The Rangers and Senators are going to a seventh game while -- stop the presses! -- the Coyotes are going to the second round.
Scott Cullen breaks down Monday night's NHL playoff action.
The New York Rangers forced a Game Seven in their opening round series with the Ottawa Senators, winning 3-2 in Ottawa in Game Six.
Rangers C Derek Stepan, who had been held off the scoresheet for the first five games of the series, put up a goal and two assists, contributing on each of New York's goals.
Brad Richards added two points for the Rangers and now leads the team with five points in the series.
It's been an unusual series in the respect that each team has been able to insert prospects into the lineup. The Senators added junior scoring star Mark Stone to the lineup last game, only to replace him with Swedish scoring sensation Jakob Silfverberg in Game Six. Silfverberg started on the wing with Jason Spezza and Milan Michalek, but ended up playing just 9:02, taking a boarding penalty midway through the second period.
For the Rangers, they have been spotting in Chris Kreider, the Boston College standout coming off a national championship, and though he played just 10:46, Kreider's goal ended up as the game-winner.
Daniel Alfredsson returned to the Ottawa lineup and, aside from three shots and three blocked shots, couldn't muster anything on the scoresheet in 18:21 of playing time and there were several instances in which he was visibly upset on the Senators' bench. For the usually-composed Alfredsson, the reaction stood out.
Senators C Jason Spezza continued to produce, credited with the Senators' second goal on a play that appeared to involve goaltender interference by Senators RW Chris Neil.
Neil had an eventful night. He scored a goal and won a first-period fight with Brandon Prust, but was flattened by a Michael Del Zotto hit late in the game. Whether the intent was there or not (Del Zotto isn't a prototypical bruiser), the Rangers probably didn't mind taking Neil down a peg after he injured Rangers C Brian Boyle with a hit in Game Five.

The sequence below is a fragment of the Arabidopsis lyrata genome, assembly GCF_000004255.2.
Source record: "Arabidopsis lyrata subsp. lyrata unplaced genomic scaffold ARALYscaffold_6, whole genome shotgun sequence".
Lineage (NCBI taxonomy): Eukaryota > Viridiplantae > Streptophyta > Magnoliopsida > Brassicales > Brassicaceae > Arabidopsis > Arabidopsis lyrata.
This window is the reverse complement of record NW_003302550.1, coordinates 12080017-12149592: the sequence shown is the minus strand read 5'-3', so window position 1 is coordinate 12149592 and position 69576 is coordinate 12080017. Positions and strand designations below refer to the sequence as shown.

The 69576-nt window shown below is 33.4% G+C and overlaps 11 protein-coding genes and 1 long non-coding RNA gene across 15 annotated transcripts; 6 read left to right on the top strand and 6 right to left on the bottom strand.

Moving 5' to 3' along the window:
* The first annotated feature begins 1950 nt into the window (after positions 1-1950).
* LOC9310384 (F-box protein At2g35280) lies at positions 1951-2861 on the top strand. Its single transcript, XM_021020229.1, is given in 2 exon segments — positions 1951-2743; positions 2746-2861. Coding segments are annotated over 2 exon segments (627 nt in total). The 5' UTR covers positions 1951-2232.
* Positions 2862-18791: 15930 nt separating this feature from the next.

This series has been evenly matched, so it deserves a seventh game to settle the result and, heading home, the advantage would seem to be with the Rangers, but with the likelihood of a close, low-scoring game, both goaltenders will have a chance to win the game for their team.
NO ORDINARY SMITH
Coyotes G Mike Smith recorded a 39-save shutout in a 4-0 win to clinch the first-round series for Phoenix in six games. Smith finished the series with a 1.81 goals against average and a .950 save percentage, giving Phoenix a chance to win even when territorial play dictated that as an unlikely possibility.
Consider how frustrating it must have been for Chicago, fighting for their playoff lives and outshooting Phoenix 28-8 through two periods of Game Six and yet they were trailing 1-0 on the scoreboard.
Antoine Vermette led the Coyotes with four goals in the series, a welcome contribution from a player that scored four goals in 42 career playoff games entering this postseason. Vermette tied with D Keith Yandle for the team lead in points with five.
As the Coyotes pulled away in the third period, their fourth line chipped in a couple of goals, with Gilbert Brule and Kyle Chipchura each putting up a goal and an assist. This was the first playoff series for Brule and Chipchura and the only point they had recorded between them, prior to Game Six, was Brule's goal in Game Five.
While the Coyotes forwards rose to the challenge, scoring enough even when 35-goal RW Radim Vrbata was held without a goal in the series, the Coyotes could really count on their ace defencemen. Yandle had five points and was plus-5 in six games while Oliver Ekman-Larsson had a goal and an assist in the clinching game and led the Coyotes in ice time with 26:31 per game.
Going forward, Phoenix can be encouraged by the fact that C Martin Hanzal returned to the lineup. Even if his Game Six was uneventful, Hanzal played 18:21, a good indication that he's healthy enough to play in the future.
Since the first five games of the series went to overtime, it's not as though the Blackhawks could be faulted for their effort, but they allowed a couple of questionable game-winners in OT and Corey Crawford posted an .894 save percentage over the six games. That's not horrendous, but it's a far cry from the goaltending that Smith was providing for the Coyotes.
Jonathan Toews and Patrick Kane led Chicago with four points in the series, but Kane didn't register a goal and, given how close the games were, even one additional marker from Kane could have tilted the balance. Kane wasn't the only Blackhawk having trouble turning on the red light. Patrick Sharp had one goal (no assists) and before getting knocked out by Raffi Torres, Marian Hossa had no points in three games. (Toews was 15-4 on draws in Game Six, making him 29-8 over the last two games.)
Generally, it's tough to be too critical of the Blackhawks' effort in the series. They outshot Phoenix by an average of 13.7 shots per game, but couldn't get enough past Mike Smith, while Corey Crawford probably allowed a few that he would like back. Considering how close and competitive the series was, the goaltending played more than a small role in deciding the outcome.
Scott Cullen can be reached at Scott.Cullen@bellmedia.ca and followed on Twitter at http://twitter.com/tsnscottcullen. For more, check out TSN Fantasy on Facebook.